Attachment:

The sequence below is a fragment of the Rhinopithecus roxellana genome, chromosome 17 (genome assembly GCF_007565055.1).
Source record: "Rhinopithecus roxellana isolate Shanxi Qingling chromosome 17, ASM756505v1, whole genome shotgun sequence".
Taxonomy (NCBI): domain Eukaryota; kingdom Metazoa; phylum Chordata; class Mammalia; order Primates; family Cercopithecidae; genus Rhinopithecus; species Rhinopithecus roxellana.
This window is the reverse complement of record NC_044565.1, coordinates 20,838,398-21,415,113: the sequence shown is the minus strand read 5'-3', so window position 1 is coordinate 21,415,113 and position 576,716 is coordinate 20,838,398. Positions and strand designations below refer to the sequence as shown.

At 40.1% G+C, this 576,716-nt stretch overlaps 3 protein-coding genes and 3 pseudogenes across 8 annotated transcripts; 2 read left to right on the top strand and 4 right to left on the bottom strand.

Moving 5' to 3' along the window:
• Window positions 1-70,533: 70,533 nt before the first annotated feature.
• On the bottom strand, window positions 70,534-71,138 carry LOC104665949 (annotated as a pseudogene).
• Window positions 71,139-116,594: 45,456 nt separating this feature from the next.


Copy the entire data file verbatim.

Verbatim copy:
The sequence below is a fragment of the Rhinopithecus roxellana genome, chromosome 17 (genome assembly GCF_007565055.1).
Source record: "Rhinopithecus roxellana isolate Shanxi Qingling chromosome 17, ASM756505v1, whole genome shotgun sequence".
Taxonomy (NCBI): domain Eukaryota; kingdom Metazoa; phylum Chordata; class Mammalia; order Primates; family Cercopithecidae; genus Rhinopithecus; species Rhinopithecus roxellana.
This window is the reverse complement of record NC_044565.1, coordinates 20,838,398-21,415,113: the sequence shown is the minus strand read 5'-3', so window position 1 is coordinate 21,415,113 and position 576,716 is coordinate 20,838,398. Positions and strand designations below refer to the sequence as shown.

At 40.1% G+C, this 576,716-nt stretch overlaps 3 protein-coding genes and 3 pseudogenes across 8 annotated transcripts; 2 read left to right on the top strand and 4 right to left on the bottom strand.

Moving 5' to 3' along the window:
• Window positions 1-70,533: 70,533 nt before the first annotated feature.
• On the bottom strand, window positions 70,534-71,138 carry LOC104665949 (annotated as a pseudogene).
• Window positions 71,139-116,594: 45,456 nt separating this feature from the next.